(Reuters) - Mahmoud Ahmadinejad arrived in Baghdad on Sunday, the first Iranian president to visit Iraq since the two neighbors fought a protracted war in the 1980s in which a million people were killed.
Tehran’s influence over Baghdad has grown since the U.S.-led invasion toppled Iran’s long-time enemy Saddam Hussein in 2003. Following are details about relations in the past 30 years:
* IRAN-IRAQ WAR:
— September 1980 - Iraq accused Iran of shelling Iraqi border towns from territory belonging to Baghdad under the 1975 Algiers accord on the frontier line and Shatt al-Arab waterway. Saddam Hussein tore up the accord and his troops invaded Iran.
— March 1988 - Iran seized the town of Halabja in northeast Iraq. Tehran said Iraq used chemical weapons to punish inhabitants for not resisting. About 5,000 people were killed.
— August 1988 - The Middle East’s longest armed conflict in modern times ended with a U.N.-sponsored ceasefire. About one million people were killed in a conflict which involved trench warfare, chemical attacks and mass Iranian frontal assaults.
— August 1990 - Iraq invaded Kuwait. Days later Saddam told Iran he would withdraw from occupied Iranian territory and formally settle the 1980-88 war.
— January 1991 - Iraq flew more than 140 aircraft to Iran to avoid their destruction before a U.S.-led attack to force Iraqi troops out of Kuwait. Iraq’s air force commander said in 2007 he hoped Iran would return some Iraqi warplanes.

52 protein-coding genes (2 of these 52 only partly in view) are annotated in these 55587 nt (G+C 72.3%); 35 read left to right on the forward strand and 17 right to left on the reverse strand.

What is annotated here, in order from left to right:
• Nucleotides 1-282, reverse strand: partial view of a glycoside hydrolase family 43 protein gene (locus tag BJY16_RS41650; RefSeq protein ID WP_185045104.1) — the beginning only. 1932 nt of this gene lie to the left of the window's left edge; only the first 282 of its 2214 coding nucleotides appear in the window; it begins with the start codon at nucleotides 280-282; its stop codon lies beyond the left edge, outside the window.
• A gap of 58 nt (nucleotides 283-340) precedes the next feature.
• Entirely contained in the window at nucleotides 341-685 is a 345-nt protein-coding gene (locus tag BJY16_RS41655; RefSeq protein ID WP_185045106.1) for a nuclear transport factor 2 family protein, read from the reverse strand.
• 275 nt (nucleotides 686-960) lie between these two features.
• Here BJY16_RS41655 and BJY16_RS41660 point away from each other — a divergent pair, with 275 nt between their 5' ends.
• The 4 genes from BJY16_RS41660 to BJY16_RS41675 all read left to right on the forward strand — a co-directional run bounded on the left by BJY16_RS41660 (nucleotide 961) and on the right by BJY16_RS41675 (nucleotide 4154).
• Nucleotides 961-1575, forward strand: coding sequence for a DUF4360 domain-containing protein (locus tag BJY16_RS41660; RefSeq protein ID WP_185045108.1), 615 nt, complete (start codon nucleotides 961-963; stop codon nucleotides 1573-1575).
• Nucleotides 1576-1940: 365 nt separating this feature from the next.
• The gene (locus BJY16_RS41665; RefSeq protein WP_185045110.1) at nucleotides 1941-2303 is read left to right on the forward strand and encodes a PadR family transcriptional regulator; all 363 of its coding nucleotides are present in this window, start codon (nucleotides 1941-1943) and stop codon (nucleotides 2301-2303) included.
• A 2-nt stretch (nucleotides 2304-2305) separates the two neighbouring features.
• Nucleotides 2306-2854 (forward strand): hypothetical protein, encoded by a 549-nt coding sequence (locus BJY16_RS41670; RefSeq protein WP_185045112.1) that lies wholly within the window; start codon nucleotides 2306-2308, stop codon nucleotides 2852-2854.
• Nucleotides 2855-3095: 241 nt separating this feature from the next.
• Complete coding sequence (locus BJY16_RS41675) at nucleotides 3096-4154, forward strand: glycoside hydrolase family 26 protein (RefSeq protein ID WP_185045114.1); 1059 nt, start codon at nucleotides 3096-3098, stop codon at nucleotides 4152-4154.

— 1998 - Iran’s moderate president, Mohammad Khatami, broke a logjam in ties, leading to swapping more prisoners from the 1980-88 war and relaunching pilgrimages by Iranians to holy Shi’ite Muslim sites in Iraq.
— 2003 - Iran-Iraq ties improve after Saddam was toppled. An Iraqi government led by Shi’ite Muslims came to power. Iran is a Shi’ite nation.
— The U.S. military has accused Iran of stoking violence in Iraq by funding, training and equipping militias. Iran denies this, blaming the presence of U.S. troops for the violence.
— More recently Iran may have used its influence with Iraqi Shi’ite militias to help reduce violence as a concession to Washington when Tehran was worried about a U.S. threat to resort to force to deal with a standoff over its nuclear program.
— Iraq has also credited Tehran with helping to rein in the Mehdi Army militia of Shi’ite cleric Moqtada al-Sadr.
— 1978 - Ayatollah Ruhollah Khomeini spent several years in exile in the Iraqi city of Najaf before launching Iran’s 1979 Islamic revolution that rattled the Sunni-dominated Arab world.
— Several Iraqi politicians spent years in exile in Iran when Saddam was in power, including the head of Iraq’s biggest Shi’ite party, Abdul Aziz al-Hakim, and Jalal Talabani, a Kurd who is now the Iraqi president.
Writing by David Cutler, London Editorial Reference Unit